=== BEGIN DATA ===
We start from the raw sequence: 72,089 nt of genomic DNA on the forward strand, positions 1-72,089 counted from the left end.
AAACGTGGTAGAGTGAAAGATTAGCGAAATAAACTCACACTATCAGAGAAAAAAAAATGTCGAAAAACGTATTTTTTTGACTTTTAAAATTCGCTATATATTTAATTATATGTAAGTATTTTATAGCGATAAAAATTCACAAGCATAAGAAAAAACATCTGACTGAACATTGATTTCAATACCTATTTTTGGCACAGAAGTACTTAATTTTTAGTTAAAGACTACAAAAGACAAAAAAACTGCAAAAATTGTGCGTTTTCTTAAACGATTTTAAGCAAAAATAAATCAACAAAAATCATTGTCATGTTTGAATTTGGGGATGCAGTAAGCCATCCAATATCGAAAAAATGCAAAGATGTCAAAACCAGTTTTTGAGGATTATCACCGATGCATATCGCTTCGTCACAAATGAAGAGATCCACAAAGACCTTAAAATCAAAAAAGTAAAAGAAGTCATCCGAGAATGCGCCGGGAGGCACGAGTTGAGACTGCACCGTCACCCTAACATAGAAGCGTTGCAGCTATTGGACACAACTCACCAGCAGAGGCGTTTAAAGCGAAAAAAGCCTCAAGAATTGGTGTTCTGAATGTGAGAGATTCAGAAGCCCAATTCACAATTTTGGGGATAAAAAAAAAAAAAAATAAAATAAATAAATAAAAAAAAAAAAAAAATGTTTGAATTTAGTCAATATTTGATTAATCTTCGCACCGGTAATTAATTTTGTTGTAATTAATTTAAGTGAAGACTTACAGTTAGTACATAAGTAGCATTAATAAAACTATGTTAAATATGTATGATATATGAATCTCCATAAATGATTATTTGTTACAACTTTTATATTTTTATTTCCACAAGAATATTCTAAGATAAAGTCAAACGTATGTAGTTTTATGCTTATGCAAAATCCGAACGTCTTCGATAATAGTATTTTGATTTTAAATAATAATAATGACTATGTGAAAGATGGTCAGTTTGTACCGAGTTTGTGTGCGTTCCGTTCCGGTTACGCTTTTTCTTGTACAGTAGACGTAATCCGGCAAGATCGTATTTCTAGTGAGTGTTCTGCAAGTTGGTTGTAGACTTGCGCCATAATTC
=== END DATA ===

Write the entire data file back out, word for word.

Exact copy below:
We start from the raw sequence: 72,089 nt of genomic DNA on the forward strand, positions 1-72,089 counted from the left end.
AAACGTGGTAGAGTGAAAGATTAGCGAAATAAACTCACACTATCAGAGAAAAAAAAATGTCGAAAAACGTATTTTTTTGACTTTTAAAATTCGCTATATATTTAATTATATGTAAGTATTTTATAGCGATAAAAATTCACAAGCATAAGAAAAAACATCTGACTGAACATTGATTTCAATACCTATTTTTGGCACAGAAGTACTTAATTTTTAGTTAAAGACTACAAAAGACAAAAAAACTGCAAAAATTGTGCGTTTTCTTAAACGATTTTAAGCAAAAATAAATCAACAAAAATCATTGTCATGTTTGAATTTGGGGATGCAGTAAGCCATCCAATATCGAAAAAATGCAAAGATGTCAAAACCAGTTTTTGAGGATTATCACCGATGCATATCGCTTCGTCACAAATGAAGAGATCCACAAAGACCTTAAAATCAAAAAAGTAAAAGAAGTCATCCGAGAATGCGCCGGGAGGCACGAGTTGAGACTGCACCGTCACCCTAACATAGAAGCGTTGCAGCTATTGGACACAACTCACCAGCAGAGGCGTTTAAAGCGAAAAAAGCCTCAAGAATTGGTGTTCTGAATGTGAGAGATTCAGAAGCCCAATTCACAATTTTGGGGATAAAAAAAAAAAAAAATAAAATAAATAAATAAAAAAAAAAAAAAAATGTTTGAATTTAGTCAATATTTGATTAATCTTCGCACCGGTAATTAATTTTGTTGTAATTAATTTAAGTGAAGACTTACAGTTAGTACATAAGTAGCATTAATAAAACTATGTTAAATATGTATGATATATGAATCTCCATAAATGATTATTTGTTACAACTTTTATATTTTTATTTCCACAAGAATATTCTAAGATAAAGTCAAACGTATGTAGTTTTATGCTTATGCAAAATCCGAACGTCTTCGATAATAGTATTTTGATTTTAAATAATAATAATGACTATGTGAAAGATGGTCAGTTTGTACCGAGTTTGTGTGCGTTCCGTTCCGGTTACGCTTTTTCTTGTACAGTAGACGTAATCCGGCAAGATCGTATTTCTAGTGAGTGTTCTGCAAGTTGGTTGTAGACTTGCGCCATAATTC